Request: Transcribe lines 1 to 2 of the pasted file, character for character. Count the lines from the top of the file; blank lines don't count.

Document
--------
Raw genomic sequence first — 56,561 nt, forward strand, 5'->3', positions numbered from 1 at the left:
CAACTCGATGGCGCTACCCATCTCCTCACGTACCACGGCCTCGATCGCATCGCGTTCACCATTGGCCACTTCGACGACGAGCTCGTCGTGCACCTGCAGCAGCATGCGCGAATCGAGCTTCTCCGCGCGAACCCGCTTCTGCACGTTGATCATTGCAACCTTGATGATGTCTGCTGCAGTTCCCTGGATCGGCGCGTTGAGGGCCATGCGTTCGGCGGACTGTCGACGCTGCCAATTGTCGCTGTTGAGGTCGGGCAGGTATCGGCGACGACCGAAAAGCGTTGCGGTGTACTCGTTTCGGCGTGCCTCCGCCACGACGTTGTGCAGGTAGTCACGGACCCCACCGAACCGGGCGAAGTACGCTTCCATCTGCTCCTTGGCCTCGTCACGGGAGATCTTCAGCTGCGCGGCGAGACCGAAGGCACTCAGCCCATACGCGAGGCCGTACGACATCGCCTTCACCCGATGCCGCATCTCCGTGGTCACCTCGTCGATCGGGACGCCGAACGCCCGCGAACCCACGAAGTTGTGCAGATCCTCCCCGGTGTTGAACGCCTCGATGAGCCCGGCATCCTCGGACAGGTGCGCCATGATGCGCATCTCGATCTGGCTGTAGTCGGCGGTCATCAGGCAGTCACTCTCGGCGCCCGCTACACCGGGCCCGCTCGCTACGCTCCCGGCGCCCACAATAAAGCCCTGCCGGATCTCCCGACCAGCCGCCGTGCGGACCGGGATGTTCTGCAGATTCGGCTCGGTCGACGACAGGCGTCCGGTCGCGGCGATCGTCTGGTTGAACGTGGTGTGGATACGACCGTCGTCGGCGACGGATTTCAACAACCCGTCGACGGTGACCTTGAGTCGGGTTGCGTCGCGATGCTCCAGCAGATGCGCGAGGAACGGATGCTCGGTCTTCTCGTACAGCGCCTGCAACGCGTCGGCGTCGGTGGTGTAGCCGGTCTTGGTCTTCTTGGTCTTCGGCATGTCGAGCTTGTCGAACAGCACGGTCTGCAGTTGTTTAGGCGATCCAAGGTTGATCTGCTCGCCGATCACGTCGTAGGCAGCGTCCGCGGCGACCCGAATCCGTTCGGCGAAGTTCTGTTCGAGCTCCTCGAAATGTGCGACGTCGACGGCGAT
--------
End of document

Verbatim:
Raw genomic sequence first — 56,561 nt, forward strand, 5'->3', positions numbered from 1 at the left:
CAACTCGATGGCGCTACCCATCTCCTCACGTACCACGGCCTCGATCGCATCGCGTTCACCATTGGCCACTTCGACGACGAGCTCGTCGTGCACCTGCAGCAGCATGCGCGAATCGAGCTTCTCCGCGCGAACCCGCTTCTGCACGTTGATCATTGCAACCTTGATGATGTCTGCTGCAGTTCCCTGGATCGGCGCGTTGAGGGCCATGCGTTCGGCGGACTGTCGACGCTGCCAATTGTCGCTGTTGAGGTCGGGCAGGTATCGGCGACGACCGAAAAGCGTTGCGGTGTACTCGTTTCGGCGTGCCTCCGCCACGACGTTGTGCAGGTAGTCACGGACCCCACCGAACCGGGCGAAGTACGCTTCCATCTGCTCCTTGGCCTCGTCACGGGAGATCTTCAGCTGCGCGGCGAGACCGAAGGCACTCAGCCCATACGCGAGGCCGTACGACATCGCCTTCACCCGATGCCGCATCTCCGTGGTCACCTCGTCGATCGGGACGCCGAACGCCCGCGAACCCACGAAGTTGTGCAGATCCTCCCCGGTGTTGAACGCCTCGATGAGCCCGGCATCCTCGGACAGGTGCGCCATGATGCGCATCTCGATCTGGCTGTAGTCGGCGGTCATCAGGCAGTCACTCTCGGCGCCCGCTACACCGGGCCCGCTCGCTACGCTCCCGGCGCCCACAATAAAGCCCTGCCGGATCTCCCGACCAGCCGCCGTGCGGACCGGGATGTTCTGCAGATTCGGCTCGGTCGACGACAGGCGTCCGGTCGCGGCGATCGTCTGGTTGAACGTGGTGTGGATACGACCGTCGTCGGCGACGGATTTCAACAACCCGTCGACGGTGACCTTGAGTCGGGTTGCGTCGCGATGCTCCAGCAGATGCGCGAGGAACGGATGCTCGGTCTTCTCGTACAGCGCCTGCAACGCGTCGGCGTCGGTGGTGTAGCCGGTCTTGGTCTTCTTGGTCTTCGGCATGTCGAGCTTGTCGAACAGCACGGTCTGCAGTTGTTTAGGCGATCCAAGGTTGATCTGCTCGCCGATCACGTCGTAGGCAGCGTCCGCGGCGACCCGAATCCGTTCGGCGAAGTTCTGTTCGAGCTCCTCGAAATGTGCGACGTCGACGGCGAT